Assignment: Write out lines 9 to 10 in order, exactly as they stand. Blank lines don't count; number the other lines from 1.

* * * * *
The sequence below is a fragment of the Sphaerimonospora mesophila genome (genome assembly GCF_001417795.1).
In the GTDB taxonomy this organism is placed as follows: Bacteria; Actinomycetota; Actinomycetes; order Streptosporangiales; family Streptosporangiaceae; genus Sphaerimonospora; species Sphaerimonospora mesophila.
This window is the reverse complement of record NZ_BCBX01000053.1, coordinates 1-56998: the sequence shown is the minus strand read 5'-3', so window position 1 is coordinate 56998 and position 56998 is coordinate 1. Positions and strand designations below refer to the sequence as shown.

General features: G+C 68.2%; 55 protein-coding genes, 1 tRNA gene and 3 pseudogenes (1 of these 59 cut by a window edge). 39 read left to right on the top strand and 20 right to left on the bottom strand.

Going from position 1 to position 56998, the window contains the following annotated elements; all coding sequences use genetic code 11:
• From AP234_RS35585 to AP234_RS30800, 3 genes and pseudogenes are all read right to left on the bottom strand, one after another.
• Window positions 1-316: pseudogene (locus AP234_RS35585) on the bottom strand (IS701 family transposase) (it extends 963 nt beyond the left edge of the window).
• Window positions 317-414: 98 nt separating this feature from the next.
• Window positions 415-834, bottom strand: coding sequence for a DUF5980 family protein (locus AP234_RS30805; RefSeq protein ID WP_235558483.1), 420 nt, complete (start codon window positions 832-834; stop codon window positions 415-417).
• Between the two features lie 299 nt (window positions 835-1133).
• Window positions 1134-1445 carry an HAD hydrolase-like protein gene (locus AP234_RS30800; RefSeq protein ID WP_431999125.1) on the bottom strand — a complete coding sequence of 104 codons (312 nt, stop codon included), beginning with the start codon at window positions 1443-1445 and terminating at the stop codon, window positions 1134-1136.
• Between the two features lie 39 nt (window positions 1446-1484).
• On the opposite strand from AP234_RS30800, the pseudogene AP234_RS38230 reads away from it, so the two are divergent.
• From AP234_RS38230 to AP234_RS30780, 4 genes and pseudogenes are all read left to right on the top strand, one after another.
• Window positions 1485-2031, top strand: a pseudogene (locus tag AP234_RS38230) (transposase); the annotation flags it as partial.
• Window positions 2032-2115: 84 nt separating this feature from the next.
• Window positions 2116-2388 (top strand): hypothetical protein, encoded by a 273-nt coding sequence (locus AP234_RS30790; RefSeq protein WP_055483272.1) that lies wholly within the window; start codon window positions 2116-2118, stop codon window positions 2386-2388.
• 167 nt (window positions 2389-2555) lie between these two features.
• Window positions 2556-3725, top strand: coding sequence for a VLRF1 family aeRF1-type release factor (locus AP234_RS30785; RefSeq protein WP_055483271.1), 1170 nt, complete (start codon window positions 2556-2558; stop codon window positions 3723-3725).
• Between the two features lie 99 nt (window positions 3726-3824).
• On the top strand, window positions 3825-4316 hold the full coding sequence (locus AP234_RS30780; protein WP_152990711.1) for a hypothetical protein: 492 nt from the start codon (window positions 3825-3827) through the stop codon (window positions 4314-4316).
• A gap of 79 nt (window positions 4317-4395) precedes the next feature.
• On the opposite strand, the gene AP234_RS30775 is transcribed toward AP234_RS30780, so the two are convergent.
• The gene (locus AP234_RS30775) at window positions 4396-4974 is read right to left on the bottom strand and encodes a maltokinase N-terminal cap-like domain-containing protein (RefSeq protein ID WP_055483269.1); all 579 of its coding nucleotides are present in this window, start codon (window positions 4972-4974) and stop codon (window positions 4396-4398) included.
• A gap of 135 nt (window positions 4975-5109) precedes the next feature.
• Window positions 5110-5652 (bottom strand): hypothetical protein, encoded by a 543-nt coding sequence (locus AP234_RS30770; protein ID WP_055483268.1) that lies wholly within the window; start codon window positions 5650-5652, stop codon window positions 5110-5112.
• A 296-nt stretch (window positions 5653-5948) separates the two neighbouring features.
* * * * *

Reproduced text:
• Window positions 415-834, bottom strand: coding sequence for a DUF5980 family protein (locus AP234_RS30805; RefSeq protein ID WP_235558483.1), 420 nt, complete (start codon window positions 832-834; stop codon window positions 415-417).
• Between the two features lie 299 nt (window positions 835-1133).